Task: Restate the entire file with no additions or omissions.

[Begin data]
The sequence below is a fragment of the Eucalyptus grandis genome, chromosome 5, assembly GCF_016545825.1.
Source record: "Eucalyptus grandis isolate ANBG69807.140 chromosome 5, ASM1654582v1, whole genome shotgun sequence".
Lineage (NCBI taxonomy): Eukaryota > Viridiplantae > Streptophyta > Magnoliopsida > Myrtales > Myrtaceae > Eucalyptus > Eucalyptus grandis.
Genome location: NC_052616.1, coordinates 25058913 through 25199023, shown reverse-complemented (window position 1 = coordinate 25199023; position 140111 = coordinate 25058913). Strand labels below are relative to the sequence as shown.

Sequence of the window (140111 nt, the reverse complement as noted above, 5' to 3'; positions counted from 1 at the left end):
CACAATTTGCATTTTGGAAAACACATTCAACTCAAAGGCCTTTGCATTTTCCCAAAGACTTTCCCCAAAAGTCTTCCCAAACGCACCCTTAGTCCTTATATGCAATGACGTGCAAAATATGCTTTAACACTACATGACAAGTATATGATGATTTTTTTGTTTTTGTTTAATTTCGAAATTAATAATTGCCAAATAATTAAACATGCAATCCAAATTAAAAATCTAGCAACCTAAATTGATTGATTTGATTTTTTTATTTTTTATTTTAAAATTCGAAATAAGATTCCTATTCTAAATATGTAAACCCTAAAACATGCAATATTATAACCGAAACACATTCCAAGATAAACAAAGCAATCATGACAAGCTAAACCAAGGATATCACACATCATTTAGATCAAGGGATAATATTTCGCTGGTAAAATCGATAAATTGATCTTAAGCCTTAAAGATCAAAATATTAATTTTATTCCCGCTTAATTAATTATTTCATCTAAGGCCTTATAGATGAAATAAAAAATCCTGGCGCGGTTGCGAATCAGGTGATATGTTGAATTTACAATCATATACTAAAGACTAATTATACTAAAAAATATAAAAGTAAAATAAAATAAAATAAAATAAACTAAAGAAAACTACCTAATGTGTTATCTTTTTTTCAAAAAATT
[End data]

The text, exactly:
The sequence below is a fragment of the Eucalyptus grandis genome, chromosome 5, assembly GCF_016545825.1.
Source record: "Eucalyptus grandis isolate ANBG69807.140 chromosome 5, ASM1654582v1, whole genome shotgun sequence".
Lineage (NCBI taxonomy): Eukaryota > Viridiplantae > Streptophyta > Magnoliopsida > Myrtales > Myrtaceae > Eucalyptus > Eucalyptus grandis.
Genome location: NC_052616.1, coordinates 25058913 through 25199023, shown reverse-complemented (window position 1 = coordinate 25199023; position 140111 = coordinate 25058913). Strand labels below are relative to the sequence as shown.

Sequence of the window (140111 nt, the reverse complement as noted above, 5' to 3'; positions counted from 1 at the left end):
CACAATTTGCATTTTGGAAAACACATTCAACTCAAAGGCCTTTGCATTTTCCCAAAGACTTTCCCCAAAAGTCTTCCCAAACGCACCCTTAGTCCTTATATGCAATGACGTGCAAAATATGCTTTAACACTACATGACAAGTATATGATGATTTTTTTGTTTTTGTTTAATTTCGAAATTAATAATTGCCAAATAATTAAACATGCAATCCAAATTAAAAATCTAGCAACCTAAATTGATTGATTTGATTTTTTTATTTTTTATTTTAAAATTCGAAATAAGATTCCTATTCTAAATATGTAAACCCTAAAACATGCAATATTATAACCGAAACACATTCCAAGATAAACAAAGCAATCATGACAAGCTAAACCAAGGATATCACACATCATTTAGATCAAGGGATAATATTTCGCTGGTAAAATCGATAAATTGATCTTAAGCCTTAAAGATCAAAATATTAATTTTATTCCCGCTTAATTAATTATTTCATCTAAGGCCTTATAGATGAAATAAAAAATCCTGGCGCGGTTGCGAATCAGGTGATATGTTGAATTTACAATCATATACTAAAGACTAATTATACTAAAAAATATAAAAGTAAAATAAAATAAAATAAAATAAACTAAAGAAAACTACCTAATGTGTTATCTTTTTTTCAAAAAATT